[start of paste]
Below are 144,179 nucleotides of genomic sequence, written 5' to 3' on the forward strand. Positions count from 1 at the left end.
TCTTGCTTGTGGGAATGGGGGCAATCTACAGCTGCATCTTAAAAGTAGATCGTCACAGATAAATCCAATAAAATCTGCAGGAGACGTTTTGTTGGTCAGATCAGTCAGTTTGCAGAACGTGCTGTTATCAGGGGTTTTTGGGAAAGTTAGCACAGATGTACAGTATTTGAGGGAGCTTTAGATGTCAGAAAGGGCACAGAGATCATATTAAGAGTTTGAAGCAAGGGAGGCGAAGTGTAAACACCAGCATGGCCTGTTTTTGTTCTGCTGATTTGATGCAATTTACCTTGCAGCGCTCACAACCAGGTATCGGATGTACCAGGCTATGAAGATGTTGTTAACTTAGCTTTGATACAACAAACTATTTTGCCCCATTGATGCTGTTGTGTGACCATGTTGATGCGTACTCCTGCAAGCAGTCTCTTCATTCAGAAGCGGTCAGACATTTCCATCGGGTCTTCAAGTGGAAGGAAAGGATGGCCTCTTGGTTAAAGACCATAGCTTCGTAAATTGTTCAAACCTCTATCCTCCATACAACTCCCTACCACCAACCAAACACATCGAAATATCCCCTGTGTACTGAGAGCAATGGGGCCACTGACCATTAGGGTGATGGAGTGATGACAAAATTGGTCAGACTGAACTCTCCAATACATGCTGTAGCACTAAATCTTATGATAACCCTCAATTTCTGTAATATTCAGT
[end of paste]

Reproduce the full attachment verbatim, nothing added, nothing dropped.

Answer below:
Below are 144,179 nucleotides of genomic sequence, written 5' to 3' on the forward strand. Positions count from 1 at the left end.
TCTTGCTTGTGGGAATGGGGGCAATCTACAGCTGCATCTTAAAAGTAGATCGTCACAGATAAATCCAATAAAATCTGCAGGAGACGTTTTGTTGGTCAGATCAGTCAGTTTGCAGAACGTGCTGTTATCAGGGGTTTTTGGGAAAGTTAGCACAGATGTACAGTATTTGAGGGAGCTTTAGATGTCAGAAAGGGCACAGAGATCATATTAAGAGTTTGAAGCAAGGGAGGCGAAGTGTAAACACCAGCATGGCCTGTTTTTGTTCTGCTGATTTGATGCAATTTACCTTGCAGCGCTCACAACCAGGTATCGGATGTACCAGGCTATGAAGATGTTGTTAACTTAGCTTTGATACAACAAACTATTTTGCCCCATTGATGCTGTTGTGTGACCATGTTGATGCGTACTCCTGCAAGCAGTCTCTTCATTCAGAAGCGGTCAGACATTTCCATCGGGTCTTCAAGTGGAAGGAAAGGATGGCCTCTTGGTTAAAGACCATAGCTTCGTAAATTGTTCAAACCTCTATCCTCCATACAACTCCCTACCACCAACCAAACACATCGAAATATCCCCTGTGTACTGAGAGCAATGGGGCCACTGACCATTAGGGTGATGGAGTGATGACAAAATTGGTCAGACTGAACTCTCCAATACATGCTGTAGCACTAAATCTTATGATAACCCTCAATTTCTGTAATATTCAGT